Because the resistances are in parallel any equivalent resistance for the circuit may be determined by the addition of admittances corresponding to the resistances which are employed. If, for example, a four resistance circuit were provided with the values of 1, 10, and 1000 ohms respectively, a few resistances in the higher range such as 1000, 100, 90.9091 and 10 ohms could be generated with the remaining generated resistances values below 10 ohms for the most part below 1 ohm. This unevenness in distribution of values may be substantially eliminated by assigning binary increments to the resistances. Thus, resistor 6 is 1 ohm, resistor 7 is 2 ohms, resistor 8 is 4 ohms, resistor 9 is 8 ohms, resistor 10 is 16 ohms, etc.

Within limits, discussed below, any desired resistance can be generated by addition of admittances. For ex- 3 ample, assume that it is desired to obtain a resistance of 5 ohms. The corresponding admittance is 0.2 ohm. We now subtract from this the largest admittance which is equal or smaller. In this case, this is an admittance of .125 ohm, corresponding to the 8 ohm resistor. This leaves 0.2.l25, .075 ohm. From this value we subtract, in turn, the admittances corresponding to 16, 128, 256, 2048, 4096, ohms. If we stop at 4096 ohms, we find that we have generated a resistance of 5.001 ohms.

When the resistors of the function generator are disposed in series, i.e. resistors 6-15 inclusive, as shown in Fig. 2, any value of resistance may be generated'from zero to twice the highest value resistor provided the resistors are disposed in binary series and the lowest value resistor is 1 ohm. With higher lowest value resistors, resistances are generated in steps of the lowest value resistance. Except for single contactor 6a the contactors are mounted in the insulator plate 22 in vertically disposed sets 7a and 7a, 8a and 8a, 2a and 9a, 10a and 10a, 11a and 11a, 12a and 12a, 13a and 13a, 14a and 14a, 15a and 15a and 16a and 16a, which are connected, respectively, to each side of the resistors 6-15 in the circuit. The conductor plate 28 is composed of top and bottom rows of plates, each row being insulated from the other with adjacent plates insulated from each other in the rows the insulated joints of which are broken or staggered so that successive plates in the rows correspond with successive pairs of horizontally adjacent contactors from 6a to 16:1 inclusive for the top row of plates and contactors 7a and 16a inclusive for the bottom row of plates. Any one or more resistors can thereby be effectively shunted as desired.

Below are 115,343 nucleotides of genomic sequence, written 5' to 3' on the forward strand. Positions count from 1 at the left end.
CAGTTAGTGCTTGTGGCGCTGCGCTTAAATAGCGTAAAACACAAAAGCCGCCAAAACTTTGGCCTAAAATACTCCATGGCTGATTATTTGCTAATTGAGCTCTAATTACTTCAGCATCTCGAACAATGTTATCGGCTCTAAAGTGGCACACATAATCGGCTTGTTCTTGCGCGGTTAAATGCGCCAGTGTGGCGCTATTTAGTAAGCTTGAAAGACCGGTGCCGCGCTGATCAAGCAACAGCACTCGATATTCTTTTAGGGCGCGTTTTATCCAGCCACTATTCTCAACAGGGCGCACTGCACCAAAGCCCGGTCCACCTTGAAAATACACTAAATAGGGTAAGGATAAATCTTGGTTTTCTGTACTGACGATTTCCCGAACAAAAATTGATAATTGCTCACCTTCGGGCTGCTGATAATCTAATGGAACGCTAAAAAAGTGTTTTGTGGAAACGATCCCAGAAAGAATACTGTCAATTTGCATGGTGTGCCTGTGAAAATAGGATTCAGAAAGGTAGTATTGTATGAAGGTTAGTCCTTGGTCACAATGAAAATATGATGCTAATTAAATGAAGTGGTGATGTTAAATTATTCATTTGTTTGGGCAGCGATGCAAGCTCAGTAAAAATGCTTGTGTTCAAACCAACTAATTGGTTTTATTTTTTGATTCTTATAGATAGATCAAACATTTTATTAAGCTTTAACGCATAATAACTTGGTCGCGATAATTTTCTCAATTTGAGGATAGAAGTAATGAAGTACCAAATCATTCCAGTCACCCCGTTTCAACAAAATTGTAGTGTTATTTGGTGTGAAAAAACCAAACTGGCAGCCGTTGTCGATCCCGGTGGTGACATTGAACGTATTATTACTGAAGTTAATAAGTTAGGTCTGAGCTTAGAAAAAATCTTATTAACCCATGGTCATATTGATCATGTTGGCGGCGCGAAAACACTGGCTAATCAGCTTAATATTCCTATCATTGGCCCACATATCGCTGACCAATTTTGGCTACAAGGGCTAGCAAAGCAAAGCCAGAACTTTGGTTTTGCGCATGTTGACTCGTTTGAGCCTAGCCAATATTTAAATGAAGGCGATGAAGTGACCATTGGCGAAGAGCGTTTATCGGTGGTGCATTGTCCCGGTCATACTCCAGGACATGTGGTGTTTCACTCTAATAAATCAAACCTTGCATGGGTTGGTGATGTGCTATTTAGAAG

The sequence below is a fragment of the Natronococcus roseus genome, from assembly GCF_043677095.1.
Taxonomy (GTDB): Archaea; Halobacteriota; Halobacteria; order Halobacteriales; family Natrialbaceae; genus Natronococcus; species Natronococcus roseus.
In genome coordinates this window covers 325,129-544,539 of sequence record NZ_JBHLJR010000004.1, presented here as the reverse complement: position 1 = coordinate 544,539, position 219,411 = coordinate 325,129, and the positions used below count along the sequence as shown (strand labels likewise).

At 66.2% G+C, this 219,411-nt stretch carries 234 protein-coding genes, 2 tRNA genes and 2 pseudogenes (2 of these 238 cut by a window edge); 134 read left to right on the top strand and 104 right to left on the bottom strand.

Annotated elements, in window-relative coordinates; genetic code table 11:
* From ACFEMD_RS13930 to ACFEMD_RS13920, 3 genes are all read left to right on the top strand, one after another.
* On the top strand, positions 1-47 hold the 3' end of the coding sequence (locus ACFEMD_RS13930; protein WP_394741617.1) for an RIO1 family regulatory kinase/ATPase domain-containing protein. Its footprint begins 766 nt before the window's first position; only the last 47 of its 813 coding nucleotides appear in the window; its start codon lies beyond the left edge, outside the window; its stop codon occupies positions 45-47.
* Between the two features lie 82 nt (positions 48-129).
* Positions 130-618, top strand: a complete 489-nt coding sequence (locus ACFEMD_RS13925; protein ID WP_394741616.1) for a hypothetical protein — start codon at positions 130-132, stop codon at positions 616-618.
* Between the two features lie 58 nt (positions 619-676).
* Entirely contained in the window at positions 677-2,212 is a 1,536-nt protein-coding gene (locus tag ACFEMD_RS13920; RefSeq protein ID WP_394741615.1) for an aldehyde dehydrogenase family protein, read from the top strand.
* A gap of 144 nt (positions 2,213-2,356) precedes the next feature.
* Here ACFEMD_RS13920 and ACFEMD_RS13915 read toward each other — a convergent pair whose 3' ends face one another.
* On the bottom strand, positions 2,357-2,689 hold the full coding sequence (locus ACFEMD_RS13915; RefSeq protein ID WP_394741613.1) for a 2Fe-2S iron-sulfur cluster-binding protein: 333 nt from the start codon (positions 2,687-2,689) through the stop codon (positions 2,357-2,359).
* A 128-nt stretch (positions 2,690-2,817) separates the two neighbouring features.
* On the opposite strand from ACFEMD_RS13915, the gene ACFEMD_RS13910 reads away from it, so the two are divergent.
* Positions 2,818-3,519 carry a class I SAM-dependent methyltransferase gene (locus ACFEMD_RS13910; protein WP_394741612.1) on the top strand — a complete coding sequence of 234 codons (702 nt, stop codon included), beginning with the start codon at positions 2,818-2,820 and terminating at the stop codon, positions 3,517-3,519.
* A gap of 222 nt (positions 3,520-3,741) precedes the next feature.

Thus by choosing successive resistors in binary increments, it may be seen that we can generate any resistance value between zero (input connected directly to output) and two times the highest resistance value K ohms (all resistors in series), in steps of K ohms, where K is the common multiplier of the resistance values 1, 2, 4, 8, etc. Thus, if we use resistances of 5, 10, 20, and 40 ohms, we can generate zero to 75 ohms in steps of 5 ohms. The table below gives pertinent data for various order matnces: